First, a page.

Rivera’s actions reveal his knowledge of the fact that the credit card transactions were unauthorized. Placing all the evidence and inferences in the light most favorable to the government’s case, there is sufficient evidence in the record for the jury to conclude beyond a reasonable doubt that Rivera had knowledge of the scheme to defraud.



Rivera next argues that there was insufficient evidence to support his conviction for both conspiracy to commit money laundering (count one) and for aiding and abetting money laundering (count nine). In order to obtain a conviction for money laundering, the government must prove beyond a reasonable doubt that “the defendant 1) conducted or attempted to conduct a financial transaction, 2) which the defendant knew involved the proceeds of unlawful activity, 3) with the intent [either] to promote or further the unlawful activity.” United States v. Garza, 42 F.3d 251, 253 (5th Cir.1994) (quotations omitted); 18 U.S.C. ? 1956(a).5 In order to establish that Rivera aided and abetted money laundering, the government must prove that Rivera “associated himself with the unlawful financial manipulations, that he participated in them as something he wished to bring about, and that he sought, by his actions, to make the effort succeed.” United States v. Delgado, 256 F.3d 264, 276 (quoting United States v. Willey, 57 F.3d 1374, 1383 (5th Cir.1995)). Rivera “associates” himself with the unlawful financial manipulations if he shares the criminal intent of the principal. Id. Rivera “participates” in those manipulations if he engages in some affirmative conduct designed to aid the criminal activity. Id. The money laundering conspiracy conviction requires proof that Rivera knew of the conspiracy and voluntarily joined it intending to conduct a financial transaction with the proceeds of the credit card fraud to further the wire fraud scheme. Ismoila, 100 F.3d 380 at 387.


In the indictment, the government alleged that Swanson and Rivera caused $850 of the proceeds from the wire fraud scheme to be withdrawn from the Bank of Houston. Rivera argues that the government failed to establish beyond a reasonable doubt that he actually conducted the financial transaction at issue and that he knew the money in question represented the proceeds of Swanson’s and his wire fraud activities. In addition, Rivera contends that he did not act with the intent to further promote the wire fraud scheme.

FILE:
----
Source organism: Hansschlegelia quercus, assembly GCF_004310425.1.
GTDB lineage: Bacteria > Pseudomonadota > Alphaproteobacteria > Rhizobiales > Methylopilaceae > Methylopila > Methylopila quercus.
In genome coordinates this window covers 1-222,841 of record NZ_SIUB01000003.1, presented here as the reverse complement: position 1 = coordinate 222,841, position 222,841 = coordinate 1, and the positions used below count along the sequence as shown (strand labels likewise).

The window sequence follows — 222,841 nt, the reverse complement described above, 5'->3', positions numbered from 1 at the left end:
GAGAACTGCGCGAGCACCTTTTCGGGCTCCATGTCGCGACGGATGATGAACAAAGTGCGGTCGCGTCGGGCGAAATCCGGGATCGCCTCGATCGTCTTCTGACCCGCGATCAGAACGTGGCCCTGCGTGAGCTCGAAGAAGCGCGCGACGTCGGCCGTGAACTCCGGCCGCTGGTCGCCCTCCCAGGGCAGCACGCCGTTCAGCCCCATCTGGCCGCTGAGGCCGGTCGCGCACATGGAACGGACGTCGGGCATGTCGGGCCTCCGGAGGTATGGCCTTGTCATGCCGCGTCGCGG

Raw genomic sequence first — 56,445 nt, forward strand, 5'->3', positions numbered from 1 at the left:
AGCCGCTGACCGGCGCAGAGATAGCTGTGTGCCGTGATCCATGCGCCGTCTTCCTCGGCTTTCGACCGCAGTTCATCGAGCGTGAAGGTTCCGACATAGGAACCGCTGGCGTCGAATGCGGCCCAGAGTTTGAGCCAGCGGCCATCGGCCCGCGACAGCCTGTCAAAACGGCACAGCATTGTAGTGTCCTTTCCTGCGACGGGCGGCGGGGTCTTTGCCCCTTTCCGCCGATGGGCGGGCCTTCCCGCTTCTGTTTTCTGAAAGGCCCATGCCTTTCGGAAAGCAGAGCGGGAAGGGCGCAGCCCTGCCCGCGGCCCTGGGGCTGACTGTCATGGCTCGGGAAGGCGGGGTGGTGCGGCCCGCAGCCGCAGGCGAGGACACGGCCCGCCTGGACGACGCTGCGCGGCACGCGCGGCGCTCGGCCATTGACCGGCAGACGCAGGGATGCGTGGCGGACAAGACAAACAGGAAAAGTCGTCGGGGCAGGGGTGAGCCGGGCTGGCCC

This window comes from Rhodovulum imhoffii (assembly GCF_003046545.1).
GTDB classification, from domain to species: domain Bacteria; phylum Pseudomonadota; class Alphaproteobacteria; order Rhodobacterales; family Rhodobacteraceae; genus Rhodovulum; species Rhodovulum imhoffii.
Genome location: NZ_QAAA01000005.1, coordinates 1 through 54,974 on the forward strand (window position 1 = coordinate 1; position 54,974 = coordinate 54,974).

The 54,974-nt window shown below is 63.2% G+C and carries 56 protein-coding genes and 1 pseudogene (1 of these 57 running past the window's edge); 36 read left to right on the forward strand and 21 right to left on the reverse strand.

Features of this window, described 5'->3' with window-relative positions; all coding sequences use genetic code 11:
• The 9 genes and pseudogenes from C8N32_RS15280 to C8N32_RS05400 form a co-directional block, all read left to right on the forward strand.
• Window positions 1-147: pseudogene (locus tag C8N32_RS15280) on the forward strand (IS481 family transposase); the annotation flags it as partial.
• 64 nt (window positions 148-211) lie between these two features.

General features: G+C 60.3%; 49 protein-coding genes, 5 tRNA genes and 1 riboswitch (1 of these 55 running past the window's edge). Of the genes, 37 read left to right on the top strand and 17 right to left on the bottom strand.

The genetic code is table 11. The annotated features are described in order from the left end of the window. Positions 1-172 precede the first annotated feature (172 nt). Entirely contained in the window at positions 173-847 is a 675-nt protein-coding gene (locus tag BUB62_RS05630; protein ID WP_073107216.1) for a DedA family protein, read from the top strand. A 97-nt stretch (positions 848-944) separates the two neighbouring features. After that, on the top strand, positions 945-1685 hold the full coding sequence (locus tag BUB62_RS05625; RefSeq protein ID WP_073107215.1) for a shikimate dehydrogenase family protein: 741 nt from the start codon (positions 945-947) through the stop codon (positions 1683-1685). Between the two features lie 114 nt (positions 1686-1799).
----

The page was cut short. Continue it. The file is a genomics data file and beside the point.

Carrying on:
To support their money laundering allegations, the government first presented the testimony of its undercover informant, John Dziejak. Dziejak testified that Swanson ran charges on two credit cards provided by Dziejak as part of the government’s undercover operation on September 10, 1999. While in the store, Dziejak witnessed Rivera making manual imprints of both these cards. The charges on the two cards totaled $1650.81. The government then presented the Watch Shop’s financial records, which show the charged amounts on the two cards being electronically credited to Account # 1005391 at the Bank of Houston four days later. Dziejak testified that the following day, he entered the Watch Shop to receive his share of the fraudulent charges at 12:05 P.M. Dziejak, who was wearing a concealed recording device, recorded his conversation with Swanson. On the tape, Swanson was heard making a phone call. He was recorded telling the person over the phone: “Well, if you’re at the bank now, just go ahead and get some cash. I need to give this guy some money that we just, uh, did a deal with him.” Swanson then told Dziejak that the money would be there in forty-five minutes. Swanson stated: “That’s better than waiting for Rudy [Ramirez] to get here, and then sending Rudy down and back.” The government then provided the jury with the bank withdrawal receipt, which established that Rivera withdrew $850 from the Bank of Houston at 12:13 P.M., eight minutes after Dziejak had entered the store and moments after Swanson’s phone conversation.